Goldsboro Expedition Map
Goldsboro Expedition Map.jpg
Civil War Era Goldsboro Expedition Map

(About) Map of The Route Marched by the Foster Expedition Dec, 1862” Newton Wallace, Company I, 27th Massachusetts Infantry, drew this map of the route the Foster expedition took through eastern North Carolina, moving from New Bern to Goldsboro in December 1862. It includes towns, railroads, roads, water features, and a list of distances traveled. The Battle of Goldsboro Bridge (sometimes spelled “Goldsborough” Bridge), noted on the left-hand side of the map, took place on 17 December 1862. Courtesy North Carolina Collection, Wilson Library, UNC Chapel Hill.

On the morning of 15 December, Foster recrossed the river and advanced westward, stopping for the night four miles outside of Whitehall (now Seven Springs) and sending a reconnaissance party with artillery support toward the town. This force encountered Confederate cavalry crossing the bridge over the Neuse River and setting fire to it. The Union artillery was unlimbered and began shelling the Confederates across the river. Damaged in the bombardment was the incomplete hull of the CSS Neuse, which was under construction there. Foster's main force arrived on 16 December and entered the fight, the massed Federal artillery sweeping the north side of the river from a commanding position. But the Confederates fought stubbornly before retreating at nightfall. On the same morning Foster had sent a detachment of New York cavalrymen to Mount Olive Station on the Wilmington & Weldon Railroad, where they dismantled a section of track.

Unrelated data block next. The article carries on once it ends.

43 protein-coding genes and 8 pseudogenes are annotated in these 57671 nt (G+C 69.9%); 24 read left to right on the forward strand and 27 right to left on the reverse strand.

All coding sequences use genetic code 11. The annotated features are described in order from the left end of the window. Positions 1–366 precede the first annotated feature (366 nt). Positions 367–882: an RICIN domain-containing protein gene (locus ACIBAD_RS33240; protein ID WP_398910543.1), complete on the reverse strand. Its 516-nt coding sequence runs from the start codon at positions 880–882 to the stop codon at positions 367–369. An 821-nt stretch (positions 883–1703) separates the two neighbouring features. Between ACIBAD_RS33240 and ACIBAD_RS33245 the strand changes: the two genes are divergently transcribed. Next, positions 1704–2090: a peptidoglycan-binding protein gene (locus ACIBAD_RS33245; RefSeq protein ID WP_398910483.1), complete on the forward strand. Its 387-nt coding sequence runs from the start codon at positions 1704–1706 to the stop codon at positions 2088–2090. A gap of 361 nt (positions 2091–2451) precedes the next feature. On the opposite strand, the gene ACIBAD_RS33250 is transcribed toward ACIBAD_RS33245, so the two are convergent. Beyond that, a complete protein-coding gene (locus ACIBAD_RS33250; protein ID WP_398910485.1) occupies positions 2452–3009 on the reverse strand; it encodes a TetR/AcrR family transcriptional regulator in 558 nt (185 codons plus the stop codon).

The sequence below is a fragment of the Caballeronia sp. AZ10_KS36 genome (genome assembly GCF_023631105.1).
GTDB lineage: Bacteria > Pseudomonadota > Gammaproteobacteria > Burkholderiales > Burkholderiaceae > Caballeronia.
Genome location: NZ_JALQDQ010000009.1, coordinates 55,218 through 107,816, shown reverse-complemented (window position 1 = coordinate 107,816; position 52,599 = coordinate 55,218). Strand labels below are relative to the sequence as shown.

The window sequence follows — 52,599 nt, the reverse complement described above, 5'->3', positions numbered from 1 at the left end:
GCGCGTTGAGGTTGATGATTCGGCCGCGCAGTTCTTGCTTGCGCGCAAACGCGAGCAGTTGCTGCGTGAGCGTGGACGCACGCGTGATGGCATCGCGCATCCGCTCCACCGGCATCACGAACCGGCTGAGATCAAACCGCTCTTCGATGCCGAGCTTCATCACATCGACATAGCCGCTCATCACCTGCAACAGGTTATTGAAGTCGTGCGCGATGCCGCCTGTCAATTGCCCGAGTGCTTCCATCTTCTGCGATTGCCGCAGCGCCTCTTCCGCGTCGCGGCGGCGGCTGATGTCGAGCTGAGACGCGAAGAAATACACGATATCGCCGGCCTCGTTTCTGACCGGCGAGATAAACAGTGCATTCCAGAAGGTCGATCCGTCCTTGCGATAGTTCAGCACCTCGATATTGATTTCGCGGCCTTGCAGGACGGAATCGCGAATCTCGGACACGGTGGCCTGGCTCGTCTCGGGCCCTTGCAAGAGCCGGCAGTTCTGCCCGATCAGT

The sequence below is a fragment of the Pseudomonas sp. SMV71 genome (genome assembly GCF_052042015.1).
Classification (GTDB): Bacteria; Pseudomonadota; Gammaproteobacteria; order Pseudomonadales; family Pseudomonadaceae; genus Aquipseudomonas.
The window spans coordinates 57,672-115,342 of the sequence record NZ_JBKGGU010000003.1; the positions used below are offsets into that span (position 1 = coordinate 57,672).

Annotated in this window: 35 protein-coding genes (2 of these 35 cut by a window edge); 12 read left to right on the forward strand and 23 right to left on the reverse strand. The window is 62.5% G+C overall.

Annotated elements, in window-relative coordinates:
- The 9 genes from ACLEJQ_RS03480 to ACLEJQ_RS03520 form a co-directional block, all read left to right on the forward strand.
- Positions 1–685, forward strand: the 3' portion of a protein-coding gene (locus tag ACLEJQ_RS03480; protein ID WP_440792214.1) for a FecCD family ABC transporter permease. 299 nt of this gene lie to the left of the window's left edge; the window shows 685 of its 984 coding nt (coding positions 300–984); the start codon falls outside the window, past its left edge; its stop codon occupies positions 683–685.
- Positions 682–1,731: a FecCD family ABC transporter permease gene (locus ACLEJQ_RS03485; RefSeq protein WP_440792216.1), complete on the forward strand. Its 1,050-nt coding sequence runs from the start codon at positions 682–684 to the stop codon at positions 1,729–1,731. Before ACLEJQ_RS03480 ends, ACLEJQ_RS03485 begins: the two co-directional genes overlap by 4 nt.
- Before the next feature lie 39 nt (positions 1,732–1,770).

After the Battle of Whitehall, Foster continued toward his main objective, nearing the railroad bridge at Goldsboro early on 17 December. He sent parties to Dudley Station and Everittsville to destroy railroad property in both locations. He also ordered five regiments to burn the railroad bridge at Goldsboro. Sheer firepower and weight of numbers forced the defenders on the south side of the river to retreat over a small span near the railroad bridge. As the Confederates hurried across the river, a Union lieutenant dashed for the bridge to put a torch to it. To prevent any attempt to save it, Foster trained all of his artillery on the bridge. When the vital bridge appeared to be engulfed in flames, the Federal soldiers returned to New Bern, believing that they had accomplished their mission.